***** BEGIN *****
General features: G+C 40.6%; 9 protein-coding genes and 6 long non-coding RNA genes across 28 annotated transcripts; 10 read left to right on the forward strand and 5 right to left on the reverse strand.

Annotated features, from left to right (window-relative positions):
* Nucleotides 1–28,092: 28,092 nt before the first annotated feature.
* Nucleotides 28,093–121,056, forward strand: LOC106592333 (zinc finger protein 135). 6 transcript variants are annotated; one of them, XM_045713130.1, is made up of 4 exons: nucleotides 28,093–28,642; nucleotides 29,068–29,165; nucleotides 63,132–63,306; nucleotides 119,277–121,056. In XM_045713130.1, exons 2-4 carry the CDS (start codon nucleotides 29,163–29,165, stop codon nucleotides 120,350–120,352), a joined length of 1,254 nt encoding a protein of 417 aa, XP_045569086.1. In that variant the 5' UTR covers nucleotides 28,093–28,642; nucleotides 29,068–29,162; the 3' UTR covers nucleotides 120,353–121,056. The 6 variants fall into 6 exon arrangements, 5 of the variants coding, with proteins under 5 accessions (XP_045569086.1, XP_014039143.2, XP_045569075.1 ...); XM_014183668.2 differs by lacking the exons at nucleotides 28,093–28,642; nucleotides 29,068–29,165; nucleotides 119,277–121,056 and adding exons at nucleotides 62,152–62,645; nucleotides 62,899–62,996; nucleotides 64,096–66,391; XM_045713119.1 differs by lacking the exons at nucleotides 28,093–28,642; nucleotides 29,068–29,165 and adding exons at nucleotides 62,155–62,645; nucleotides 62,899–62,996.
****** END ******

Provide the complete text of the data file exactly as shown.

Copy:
General features: G+C 40.6%; 9 protein-coding genes and 6 long non-coding RNA genes across 28 annotated transcripts; 10 read left to right on the forward strand and 5 right to left on the reverse strand.

Annotated features, from left to right (window-relative positions):
* Nucleotides 1–28,092: 28,092 nt before the first annotated feature.
* Nucleotides 28,093–121,056, forward strand: LOC106592333 (zinc finger protein 135). 6 transcript variants are annotated; one of them, XM_045713130.1, is made up of 4 exons: nucleotides 28,093–28,642; nucleotides 29,068–29,165; nucleotides 63,132–63,306; nucleotides 119,277–121,056. In XM_045713130.1, exons 2-4 carry the CDS (start codon nucleotides 29,163–29,165, stop codon nucleotides 120,350–120,352), a joined length of 1,254 nt encoding a protein of 417 aa, XP_045569086.1. In that variant the 5' UTR covers nucleotides 28,093–28,642; nucleotides 29,068–29,162; the 3' UTR covers nucleotides 120,353–121,056. The 6 variants fall into 6 exon arrangements, 5 of the variants coding, with proteins under 5 accessions (XP_045569086.1, XP_014039143.2, XP_045569075.1 ...); XM_014183668.2 differs by lacking the exons at nucleotides 28,093–28,642; nucleotides 29,068–29,165; nucleotides 119,277–121,056 and adding exons at nucleotides 62,152–62,645; nucleotides 62,899–62,996; nucleotides 64,096–66,391; XM_045713119.1 differs by lacking the exons at nucleotides 28,093–28,642; nucleotides 29,068–29,165 and adding exons at nucleotides 62,155–62,645; nucleotides 62,899–62,996.